I haul my grumpy ass to the kitchen, feed the cherubs and make their packed lunches whilst inserting an intravenous coffee drip. Once the caffeine takes effect and I’m washed a dressed I start to feel a bit more human. Until of course I ask a small human (yes the 5 year old one) to get dressed. Somewhere between asking Olive to get dressed and climbing the stairs this information is altered into spend the next 10 minutes playing ponies. WHAT!!! Which of course ensues is STRESSFUL! It’s a never-ending cycle of nagging, come on, we need to leave NOW!! By the time the girls are delivered (late of course) to school, I’m not even sure if I even said goodbye to Charlie when he left with Daddy.

Once I return home I NEED more coffee. I also spend sometime (not a lot though I’m on a tight schedule school closes at 3!) tidying up the morning clutter, putting the dinner on (gotta love a slow cooker) and calming myself down.

I usually start my working day with (more coffee) emails. I hate having a full inbox and I take the time each morning to sort through what needs doing today, or diarising for the next few weeks and deleting.

There is nothing more satisfying than a clean inbox. I check my social media as I schedule a lot of content and like to spend a bit of time replying. I usually find by this time I’m in the right mind set to start my to do list. (well after more coffee of course!)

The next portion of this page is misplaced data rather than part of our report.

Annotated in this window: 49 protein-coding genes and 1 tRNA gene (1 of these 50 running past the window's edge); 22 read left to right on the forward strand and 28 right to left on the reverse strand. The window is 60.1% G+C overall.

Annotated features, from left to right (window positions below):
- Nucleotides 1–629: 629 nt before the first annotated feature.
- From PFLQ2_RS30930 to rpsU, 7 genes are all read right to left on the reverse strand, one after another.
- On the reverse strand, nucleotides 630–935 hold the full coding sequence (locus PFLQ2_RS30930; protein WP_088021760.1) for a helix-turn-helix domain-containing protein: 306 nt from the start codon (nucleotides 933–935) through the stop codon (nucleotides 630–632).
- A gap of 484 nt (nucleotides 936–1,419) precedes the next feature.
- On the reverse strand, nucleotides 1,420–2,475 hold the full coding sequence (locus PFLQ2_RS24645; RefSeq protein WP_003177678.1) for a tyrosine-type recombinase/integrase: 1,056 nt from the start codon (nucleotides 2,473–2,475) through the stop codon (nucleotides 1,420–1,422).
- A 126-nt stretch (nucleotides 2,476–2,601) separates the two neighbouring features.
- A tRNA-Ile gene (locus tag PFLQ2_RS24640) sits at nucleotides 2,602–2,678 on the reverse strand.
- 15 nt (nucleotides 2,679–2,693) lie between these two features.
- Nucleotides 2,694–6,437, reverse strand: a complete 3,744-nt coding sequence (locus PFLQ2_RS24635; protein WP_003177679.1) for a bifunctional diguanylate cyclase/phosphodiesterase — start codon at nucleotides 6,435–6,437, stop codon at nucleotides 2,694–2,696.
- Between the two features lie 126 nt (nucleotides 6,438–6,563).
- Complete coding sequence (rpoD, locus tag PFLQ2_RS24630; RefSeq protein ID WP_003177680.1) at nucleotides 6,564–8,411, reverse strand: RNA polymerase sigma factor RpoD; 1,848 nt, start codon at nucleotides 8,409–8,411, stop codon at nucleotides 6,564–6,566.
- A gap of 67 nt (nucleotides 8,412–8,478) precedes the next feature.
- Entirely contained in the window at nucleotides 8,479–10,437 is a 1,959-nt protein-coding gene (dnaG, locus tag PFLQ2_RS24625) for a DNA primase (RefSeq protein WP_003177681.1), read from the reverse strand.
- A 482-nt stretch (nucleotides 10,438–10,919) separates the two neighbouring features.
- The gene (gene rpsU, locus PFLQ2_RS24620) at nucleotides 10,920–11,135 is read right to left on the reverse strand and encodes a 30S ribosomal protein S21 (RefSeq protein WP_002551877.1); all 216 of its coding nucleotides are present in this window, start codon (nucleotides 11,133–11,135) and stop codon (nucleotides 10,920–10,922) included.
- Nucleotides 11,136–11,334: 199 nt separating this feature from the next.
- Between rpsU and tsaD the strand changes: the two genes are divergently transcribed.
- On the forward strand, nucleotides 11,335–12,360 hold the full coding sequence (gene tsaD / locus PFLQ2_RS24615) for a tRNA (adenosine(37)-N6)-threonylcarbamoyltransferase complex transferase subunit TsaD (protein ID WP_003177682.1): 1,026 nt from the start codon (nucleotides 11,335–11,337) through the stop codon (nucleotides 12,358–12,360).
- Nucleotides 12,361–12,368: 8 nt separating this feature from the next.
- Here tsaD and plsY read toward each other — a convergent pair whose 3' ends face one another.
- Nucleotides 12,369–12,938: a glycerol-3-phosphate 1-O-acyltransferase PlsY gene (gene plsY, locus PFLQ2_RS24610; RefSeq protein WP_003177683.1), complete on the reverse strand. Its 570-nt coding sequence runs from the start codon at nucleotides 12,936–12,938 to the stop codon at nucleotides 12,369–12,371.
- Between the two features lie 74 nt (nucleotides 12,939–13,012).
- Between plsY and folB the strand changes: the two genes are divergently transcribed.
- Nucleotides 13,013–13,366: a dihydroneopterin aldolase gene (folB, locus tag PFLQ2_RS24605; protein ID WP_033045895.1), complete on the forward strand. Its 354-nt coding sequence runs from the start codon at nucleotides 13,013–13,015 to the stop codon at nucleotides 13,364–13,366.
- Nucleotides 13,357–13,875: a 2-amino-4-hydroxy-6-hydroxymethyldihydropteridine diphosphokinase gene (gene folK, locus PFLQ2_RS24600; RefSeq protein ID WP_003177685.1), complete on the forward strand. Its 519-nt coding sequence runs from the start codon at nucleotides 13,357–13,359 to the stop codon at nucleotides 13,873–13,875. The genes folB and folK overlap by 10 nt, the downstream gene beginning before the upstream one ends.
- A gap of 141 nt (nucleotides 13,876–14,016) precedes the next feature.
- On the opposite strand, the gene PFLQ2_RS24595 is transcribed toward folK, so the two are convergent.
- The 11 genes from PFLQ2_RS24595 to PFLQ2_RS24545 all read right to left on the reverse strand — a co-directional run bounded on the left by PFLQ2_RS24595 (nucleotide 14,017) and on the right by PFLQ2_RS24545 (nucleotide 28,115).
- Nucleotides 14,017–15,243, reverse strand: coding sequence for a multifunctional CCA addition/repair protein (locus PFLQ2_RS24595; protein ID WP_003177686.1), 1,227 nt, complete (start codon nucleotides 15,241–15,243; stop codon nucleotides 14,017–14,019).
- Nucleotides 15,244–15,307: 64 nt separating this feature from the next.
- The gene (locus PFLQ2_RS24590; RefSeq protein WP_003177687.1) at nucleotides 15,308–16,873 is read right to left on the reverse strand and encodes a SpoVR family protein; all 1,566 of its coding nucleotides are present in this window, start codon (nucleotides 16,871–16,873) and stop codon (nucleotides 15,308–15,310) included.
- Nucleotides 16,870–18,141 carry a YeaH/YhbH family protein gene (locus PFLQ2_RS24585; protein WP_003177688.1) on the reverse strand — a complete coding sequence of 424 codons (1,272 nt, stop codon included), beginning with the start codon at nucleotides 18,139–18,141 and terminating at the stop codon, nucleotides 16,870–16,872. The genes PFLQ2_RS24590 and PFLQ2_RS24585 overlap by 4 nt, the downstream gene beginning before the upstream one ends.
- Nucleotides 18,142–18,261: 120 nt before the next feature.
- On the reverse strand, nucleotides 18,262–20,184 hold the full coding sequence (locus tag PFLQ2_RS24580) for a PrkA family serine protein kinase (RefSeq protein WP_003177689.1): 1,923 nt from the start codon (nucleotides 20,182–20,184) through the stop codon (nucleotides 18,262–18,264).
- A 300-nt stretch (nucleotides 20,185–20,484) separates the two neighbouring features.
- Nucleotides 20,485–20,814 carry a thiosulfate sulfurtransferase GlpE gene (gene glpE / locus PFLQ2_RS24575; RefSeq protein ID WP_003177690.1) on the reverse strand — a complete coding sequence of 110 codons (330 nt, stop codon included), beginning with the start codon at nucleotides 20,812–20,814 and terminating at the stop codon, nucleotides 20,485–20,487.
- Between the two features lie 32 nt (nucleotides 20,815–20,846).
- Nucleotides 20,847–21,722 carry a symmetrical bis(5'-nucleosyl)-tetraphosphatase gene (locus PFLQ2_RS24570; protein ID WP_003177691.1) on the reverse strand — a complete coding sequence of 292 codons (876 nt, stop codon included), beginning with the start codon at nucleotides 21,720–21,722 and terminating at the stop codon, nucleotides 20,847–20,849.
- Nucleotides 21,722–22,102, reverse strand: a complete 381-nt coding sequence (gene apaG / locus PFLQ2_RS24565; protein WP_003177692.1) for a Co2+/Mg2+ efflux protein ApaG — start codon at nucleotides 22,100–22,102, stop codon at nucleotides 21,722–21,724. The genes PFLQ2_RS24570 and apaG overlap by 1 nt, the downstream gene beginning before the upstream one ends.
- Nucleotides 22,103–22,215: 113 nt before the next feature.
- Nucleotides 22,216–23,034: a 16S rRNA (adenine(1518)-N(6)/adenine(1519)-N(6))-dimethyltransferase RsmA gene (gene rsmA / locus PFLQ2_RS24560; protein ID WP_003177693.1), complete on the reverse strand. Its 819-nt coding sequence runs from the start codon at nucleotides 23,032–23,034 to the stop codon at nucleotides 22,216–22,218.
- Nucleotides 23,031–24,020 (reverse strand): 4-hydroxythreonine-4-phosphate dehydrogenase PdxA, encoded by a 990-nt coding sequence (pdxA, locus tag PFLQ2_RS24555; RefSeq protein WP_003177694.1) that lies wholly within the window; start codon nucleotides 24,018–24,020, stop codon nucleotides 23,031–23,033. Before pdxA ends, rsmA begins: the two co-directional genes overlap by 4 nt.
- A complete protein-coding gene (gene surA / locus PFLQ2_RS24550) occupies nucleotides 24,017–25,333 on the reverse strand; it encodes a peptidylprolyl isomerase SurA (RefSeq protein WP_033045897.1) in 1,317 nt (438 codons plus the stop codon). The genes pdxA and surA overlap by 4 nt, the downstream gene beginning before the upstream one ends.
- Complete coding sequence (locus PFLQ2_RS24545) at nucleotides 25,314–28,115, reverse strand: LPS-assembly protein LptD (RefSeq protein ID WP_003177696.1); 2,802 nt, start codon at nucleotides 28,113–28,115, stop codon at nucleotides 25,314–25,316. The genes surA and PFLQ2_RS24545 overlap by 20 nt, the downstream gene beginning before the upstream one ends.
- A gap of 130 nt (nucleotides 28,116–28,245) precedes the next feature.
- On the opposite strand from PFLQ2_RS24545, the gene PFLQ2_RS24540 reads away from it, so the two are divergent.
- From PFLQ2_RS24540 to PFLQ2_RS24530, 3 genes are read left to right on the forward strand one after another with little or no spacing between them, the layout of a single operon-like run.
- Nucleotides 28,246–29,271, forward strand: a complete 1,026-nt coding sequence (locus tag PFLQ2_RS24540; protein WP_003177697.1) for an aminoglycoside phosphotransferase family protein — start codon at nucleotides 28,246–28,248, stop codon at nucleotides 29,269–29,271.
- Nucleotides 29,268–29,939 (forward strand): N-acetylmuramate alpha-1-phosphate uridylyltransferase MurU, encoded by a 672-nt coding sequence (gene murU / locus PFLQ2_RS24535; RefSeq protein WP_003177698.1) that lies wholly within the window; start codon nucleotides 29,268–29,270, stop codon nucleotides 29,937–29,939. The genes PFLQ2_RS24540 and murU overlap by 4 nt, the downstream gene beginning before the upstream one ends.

Eleanor Goold-Hiscox – Kreativ Copywriting

Eleanor Goold is owner and founder of Kreativ Copywriting a forward thinking and friendly writing, copywriting and content creation service.  She also has her own branded website EleanorGoold.com where she provides business owners with smart ideas, copy tips, the art of storytelling and access to free social media strategies to boost their business success.

I start each day pretty much the same way. I like to get up early and before I do anything else I sit down with my diaries and journals and get writing. I religiously jot down my thoughts, ideas and all the things that have been happening in my life. I put everything down in either my moleskine writer’s diary or my ‘morning pages’ journal (a handwritten stream of consciousness). Either way, I have to write to clear the way and my mind for the day ahead. This is usually performed with a steaming hot mug of tea in hand and a Parson Russell Terrier curled up at my feet. I have tried the whole hot water and lemon thing…but it just wasn’t me…so English breakfast tea it is.